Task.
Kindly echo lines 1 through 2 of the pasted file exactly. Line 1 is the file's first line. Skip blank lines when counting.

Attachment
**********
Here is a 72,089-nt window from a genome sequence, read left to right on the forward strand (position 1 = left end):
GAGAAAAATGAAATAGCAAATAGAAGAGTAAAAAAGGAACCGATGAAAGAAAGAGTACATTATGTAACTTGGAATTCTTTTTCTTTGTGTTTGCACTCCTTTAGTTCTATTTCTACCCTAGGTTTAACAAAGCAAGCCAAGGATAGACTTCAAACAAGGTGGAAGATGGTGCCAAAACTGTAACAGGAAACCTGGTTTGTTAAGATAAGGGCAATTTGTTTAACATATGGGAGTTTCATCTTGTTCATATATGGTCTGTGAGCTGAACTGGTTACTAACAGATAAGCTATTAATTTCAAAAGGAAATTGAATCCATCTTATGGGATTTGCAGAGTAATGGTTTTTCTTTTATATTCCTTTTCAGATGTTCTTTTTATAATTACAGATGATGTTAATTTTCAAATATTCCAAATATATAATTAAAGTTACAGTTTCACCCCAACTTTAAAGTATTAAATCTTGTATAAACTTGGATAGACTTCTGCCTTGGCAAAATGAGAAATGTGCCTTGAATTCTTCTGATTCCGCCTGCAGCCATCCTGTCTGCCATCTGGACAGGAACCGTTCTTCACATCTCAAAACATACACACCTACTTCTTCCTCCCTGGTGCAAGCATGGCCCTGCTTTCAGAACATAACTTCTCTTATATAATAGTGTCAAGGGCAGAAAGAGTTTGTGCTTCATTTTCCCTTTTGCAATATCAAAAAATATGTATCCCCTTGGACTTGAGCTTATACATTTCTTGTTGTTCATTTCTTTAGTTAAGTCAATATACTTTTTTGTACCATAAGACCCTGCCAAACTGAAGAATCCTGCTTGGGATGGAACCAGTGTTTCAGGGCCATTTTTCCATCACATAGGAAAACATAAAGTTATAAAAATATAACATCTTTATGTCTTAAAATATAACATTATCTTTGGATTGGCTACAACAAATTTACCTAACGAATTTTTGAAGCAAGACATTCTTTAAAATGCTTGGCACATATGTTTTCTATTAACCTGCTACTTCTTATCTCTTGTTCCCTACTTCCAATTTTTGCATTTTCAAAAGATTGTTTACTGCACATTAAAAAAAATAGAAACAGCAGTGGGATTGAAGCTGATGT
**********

Here is a 72,089-nt window from a genome sequence, read left to right on the forward strand (position 1 = left end):
GAGAAAAATGAAATAGCAAATAGAAGAGTAAAAAAGGAACCGATGAAAGAAAGAGTACATTATGTAACTTGGAATTCTTTTTCTTTGTGTTTGCACTCCTTTAGTTCTATTTCTACCCTAGGTTTAACAAAGCAAGCCAAGGATAGACTTCAAACAAGGTGGAAGATGGTGCCAAAACTGTAACAGGAAACCTGGTTTGTTAAGATAAGGGCAATTTGTTTAACATATGGGAGTTTCATCTTGTTCATATATGGTCTGTGAGCTGAACTGGTTACTAACAGATAAGCTATTAATTTCAAAAGGAAATTGAATCCATCTTATGGGATTTGCAGAGTAATGGTTTTTCTTTTATATTCCTTTTCAGATGTTCTTTTTATAATTACAGATGATGTTAATTTTCAAATATTCCAAATATATAATTAAAGTTACAGTTTCACCCCAACTTTAAAGTATTAAATCTTGTATAAACTTGGATAGACTTCTGCCTTGGCAAAATGAGAAATGTGCCTTGAATTCTTCTGATTCCGCCTGCAGCCATCCTGTCTGCCATCTGGACAGGAACCGTTCTTCACATCTCAAAACATACACACCTACTTCTTCCTCCCTGGTGCAAGCATGGCCCTGCTTTCAGAACATAACTTCTCTTATATAATAGTGTCAAGGGCAGAAAGAGTTTGTGCTTCATTTTCCCTTTTGCAATATCAAAAAATATGTATCCCCTTGGACTTGAGCTTATACATTTCTTGTTGTTCATTTCTTTAGTTAAGTCAATATACTTTTTTGTACCATAAGACCCTGCCAAACTGAAGAATCCTGCTTGGGATGGAACCAGTGTTTCAGGGCCATTTTTCCATCACATAGGAAAACATAAAGTTATAAAAATATAACATCTTTATGTCTTAAAATATAACATTATCTTTGGATTGGCTACAACAAATTTACCTAACGAATTTTTGAAGCAAGACATTCTTTAAAATGCTTGGCACATATGTTTTCTATTAACCTGCTACTTCTTATCTCTTGTTCCCTACTTCCAATTTTTGCATTTTCAAAAGATTGTTTACTGCACATTAAAAAAAATAGAAACAGCAGTGGGATTGAAGCTGATGT